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  • 1 NASA/MSFC Mail Code EM10, Marshall Space Flight Center, Huntsville, AL 35812, USA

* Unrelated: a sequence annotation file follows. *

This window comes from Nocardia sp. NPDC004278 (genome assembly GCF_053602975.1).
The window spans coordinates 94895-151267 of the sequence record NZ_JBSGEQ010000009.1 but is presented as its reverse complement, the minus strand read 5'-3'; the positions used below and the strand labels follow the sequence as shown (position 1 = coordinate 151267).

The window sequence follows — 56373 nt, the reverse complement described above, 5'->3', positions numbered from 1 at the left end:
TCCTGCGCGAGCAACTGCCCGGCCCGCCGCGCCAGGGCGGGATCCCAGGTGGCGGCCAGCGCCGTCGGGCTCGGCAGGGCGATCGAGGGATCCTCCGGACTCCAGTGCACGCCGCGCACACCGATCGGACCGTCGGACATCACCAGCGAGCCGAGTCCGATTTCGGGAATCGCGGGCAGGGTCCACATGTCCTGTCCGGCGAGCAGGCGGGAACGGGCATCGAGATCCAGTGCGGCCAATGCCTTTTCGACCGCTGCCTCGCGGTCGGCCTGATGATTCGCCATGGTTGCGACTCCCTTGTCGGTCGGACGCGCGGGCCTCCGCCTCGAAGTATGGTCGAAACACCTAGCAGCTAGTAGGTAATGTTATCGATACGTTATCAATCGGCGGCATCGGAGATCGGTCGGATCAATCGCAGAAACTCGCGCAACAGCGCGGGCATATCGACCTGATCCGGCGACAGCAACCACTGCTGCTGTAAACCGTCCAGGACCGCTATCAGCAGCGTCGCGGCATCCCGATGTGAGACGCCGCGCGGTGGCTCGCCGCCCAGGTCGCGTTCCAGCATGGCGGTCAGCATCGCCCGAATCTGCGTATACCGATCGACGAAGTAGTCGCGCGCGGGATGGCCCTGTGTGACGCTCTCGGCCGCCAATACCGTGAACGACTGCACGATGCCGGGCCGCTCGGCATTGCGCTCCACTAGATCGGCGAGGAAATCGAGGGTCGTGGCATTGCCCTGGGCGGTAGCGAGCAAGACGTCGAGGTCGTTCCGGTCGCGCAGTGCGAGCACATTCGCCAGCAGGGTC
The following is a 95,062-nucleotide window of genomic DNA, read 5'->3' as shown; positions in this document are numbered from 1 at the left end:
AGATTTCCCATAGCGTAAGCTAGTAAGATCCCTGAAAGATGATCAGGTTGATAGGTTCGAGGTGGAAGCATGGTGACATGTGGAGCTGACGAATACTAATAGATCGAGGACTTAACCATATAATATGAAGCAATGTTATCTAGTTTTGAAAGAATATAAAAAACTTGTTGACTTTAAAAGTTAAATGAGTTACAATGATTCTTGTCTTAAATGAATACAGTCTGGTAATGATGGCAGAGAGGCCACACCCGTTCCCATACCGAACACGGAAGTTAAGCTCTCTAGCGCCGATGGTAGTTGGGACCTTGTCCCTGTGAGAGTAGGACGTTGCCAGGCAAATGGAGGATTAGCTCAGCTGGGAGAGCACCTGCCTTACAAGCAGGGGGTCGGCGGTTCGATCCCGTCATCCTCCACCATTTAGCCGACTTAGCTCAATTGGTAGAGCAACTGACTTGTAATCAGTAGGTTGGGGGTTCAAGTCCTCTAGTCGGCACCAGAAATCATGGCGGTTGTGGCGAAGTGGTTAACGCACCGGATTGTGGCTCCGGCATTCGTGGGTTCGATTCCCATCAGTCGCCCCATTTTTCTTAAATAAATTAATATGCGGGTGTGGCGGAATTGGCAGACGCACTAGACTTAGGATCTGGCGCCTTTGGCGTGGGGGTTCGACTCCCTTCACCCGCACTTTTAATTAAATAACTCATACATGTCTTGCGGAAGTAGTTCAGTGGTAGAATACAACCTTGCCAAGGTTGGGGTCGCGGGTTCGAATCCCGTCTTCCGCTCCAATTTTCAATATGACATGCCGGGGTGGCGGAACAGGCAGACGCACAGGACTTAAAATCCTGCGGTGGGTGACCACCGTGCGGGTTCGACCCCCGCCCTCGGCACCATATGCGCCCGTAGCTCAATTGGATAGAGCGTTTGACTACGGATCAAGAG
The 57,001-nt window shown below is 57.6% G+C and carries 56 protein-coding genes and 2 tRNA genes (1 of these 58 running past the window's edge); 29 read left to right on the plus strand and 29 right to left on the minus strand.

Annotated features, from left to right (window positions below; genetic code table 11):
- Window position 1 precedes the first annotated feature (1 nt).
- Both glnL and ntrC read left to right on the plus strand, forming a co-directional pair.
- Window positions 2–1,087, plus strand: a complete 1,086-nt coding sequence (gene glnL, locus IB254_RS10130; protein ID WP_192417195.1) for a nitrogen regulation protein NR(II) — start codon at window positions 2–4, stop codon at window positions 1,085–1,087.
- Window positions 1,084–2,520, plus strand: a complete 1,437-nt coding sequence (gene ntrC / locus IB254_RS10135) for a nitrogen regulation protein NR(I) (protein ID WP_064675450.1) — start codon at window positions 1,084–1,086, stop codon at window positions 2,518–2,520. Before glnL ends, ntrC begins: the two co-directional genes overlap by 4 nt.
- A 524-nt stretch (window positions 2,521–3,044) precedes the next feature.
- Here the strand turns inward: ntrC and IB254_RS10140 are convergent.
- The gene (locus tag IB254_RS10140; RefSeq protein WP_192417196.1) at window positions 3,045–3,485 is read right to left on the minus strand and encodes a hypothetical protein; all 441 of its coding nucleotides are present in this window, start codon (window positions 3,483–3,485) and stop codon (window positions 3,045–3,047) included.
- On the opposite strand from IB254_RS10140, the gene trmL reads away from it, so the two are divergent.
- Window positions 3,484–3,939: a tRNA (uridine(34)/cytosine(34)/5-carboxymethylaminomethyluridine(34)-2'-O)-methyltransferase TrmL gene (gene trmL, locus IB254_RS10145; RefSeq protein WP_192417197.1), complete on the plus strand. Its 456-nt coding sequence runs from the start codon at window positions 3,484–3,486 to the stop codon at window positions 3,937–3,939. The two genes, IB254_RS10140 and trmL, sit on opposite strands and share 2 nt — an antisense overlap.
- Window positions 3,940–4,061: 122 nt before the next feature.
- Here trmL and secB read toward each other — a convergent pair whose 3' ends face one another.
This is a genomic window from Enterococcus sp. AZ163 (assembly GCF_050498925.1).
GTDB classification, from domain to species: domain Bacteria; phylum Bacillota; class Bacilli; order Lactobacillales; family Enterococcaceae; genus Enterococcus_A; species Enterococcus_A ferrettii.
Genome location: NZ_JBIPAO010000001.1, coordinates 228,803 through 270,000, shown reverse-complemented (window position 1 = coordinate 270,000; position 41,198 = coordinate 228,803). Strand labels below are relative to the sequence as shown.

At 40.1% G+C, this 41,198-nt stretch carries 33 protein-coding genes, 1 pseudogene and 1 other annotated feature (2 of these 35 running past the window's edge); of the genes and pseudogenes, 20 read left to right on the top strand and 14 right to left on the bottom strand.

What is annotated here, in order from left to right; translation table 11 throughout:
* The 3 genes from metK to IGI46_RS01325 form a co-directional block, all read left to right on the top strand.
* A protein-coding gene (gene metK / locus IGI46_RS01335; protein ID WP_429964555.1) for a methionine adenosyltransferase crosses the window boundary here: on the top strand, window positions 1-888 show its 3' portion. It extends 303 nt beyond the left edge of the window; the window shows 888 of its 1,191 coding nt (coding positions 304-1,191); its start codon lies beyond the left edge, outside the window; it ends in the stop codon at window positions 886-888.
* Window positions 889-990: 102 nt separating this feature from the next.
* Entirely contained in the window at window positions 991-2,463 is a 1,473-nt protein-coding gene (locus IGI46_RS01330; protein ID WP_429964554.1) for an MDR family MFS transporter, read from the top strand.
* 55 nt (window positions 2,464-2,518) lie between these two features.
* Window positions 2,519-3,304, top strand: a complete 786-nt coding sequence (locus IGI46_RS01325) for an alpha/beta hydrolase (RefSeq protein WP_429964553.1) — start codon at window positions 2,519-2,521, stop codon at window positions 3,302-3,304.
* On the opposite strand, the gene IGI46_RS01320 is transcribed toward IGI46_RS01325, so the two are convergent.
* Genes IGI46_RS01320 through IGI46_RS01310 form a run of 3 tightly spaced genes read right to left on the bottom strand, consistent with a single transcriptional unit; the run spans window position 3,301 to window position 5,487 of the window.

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The Advanced Crew Escape Suit (ACES) is a pressurized suit worn by astronauts during launch and landing phases of Space Shuttle operations. In 2008, a large tear (12.7–25.4 mm long, between the pinky and ring finger) in the ACES left-hand glove made of neoprene latex rubber was found during training for Shuttle flight STS-124. An investigation to help determine the cause(s) of the glove tear was headed by the NASA Johnson Space Center (JSC) in Houston, Texas. Efforts at JSC to reproduce the actual glove tear pattern by cutting/tearing or rupturing were unsuccessful. Chemical and material property data from JSC such as GC-MS, FTIR, DSC, and TGA mostly showed little differences between samples from the torn and control gloves. One possible cause for the glove tear could be a wedding ring/band worn by an astronaut. Even with a smooth edge, such a ring could scratch the material and initiate the tear observed in the left-hand glove. A decision was later made by JSC to not allow the wearing of such a ring during training or actual flight. Another possible cause for the ACES glove tear is crystallinity induced by strain in the neoprene rubber over a long period of time and use. Neoprene is one among several elastomers known to be susceptible to crystallization, and such a process is accelerated with exposure of the material to cold temperatures plus strain. When the temperature is lowered below room temperature, researchers have shown that neoprene crystallization may be maintained at temperatures as high as 7.2–10 °C, with a maximum crystallization rate near −6.7 to −3.9 °C (Kell et al. J Appl Polym Sci 2(4):8–13, 1959 [<cite>1</cite>]). A convenient conditioning temperature for inducing neoprene crystallization is a typical freezer that is held near −17.8 °C. For work at the NASA Marshall Space Flight Center (MSFC), samples were cut from several areas/locations (pinky/ring finger crotch, index finger and palm) on each of two pairs of unstrained ACES gloves for DSC and DMA thermal analysis testing. The samples were conditioned in a freezer for various times up to about 14 days. Some rectangular conditioned samples were unstrained, while most were subjected to strains up to 250% with the aid of two slotted aluminum blocks and two aluminum clamps per sample. Trends were observed to correlate DSC data (heat of fusion) and DMA data (linear CTE and stress for iso-strain testing) with (a) sample location on each glove; and (b) percent strain during conditioning. Control samples cut “as is” from each glove location were also tested by DSC and DMA.

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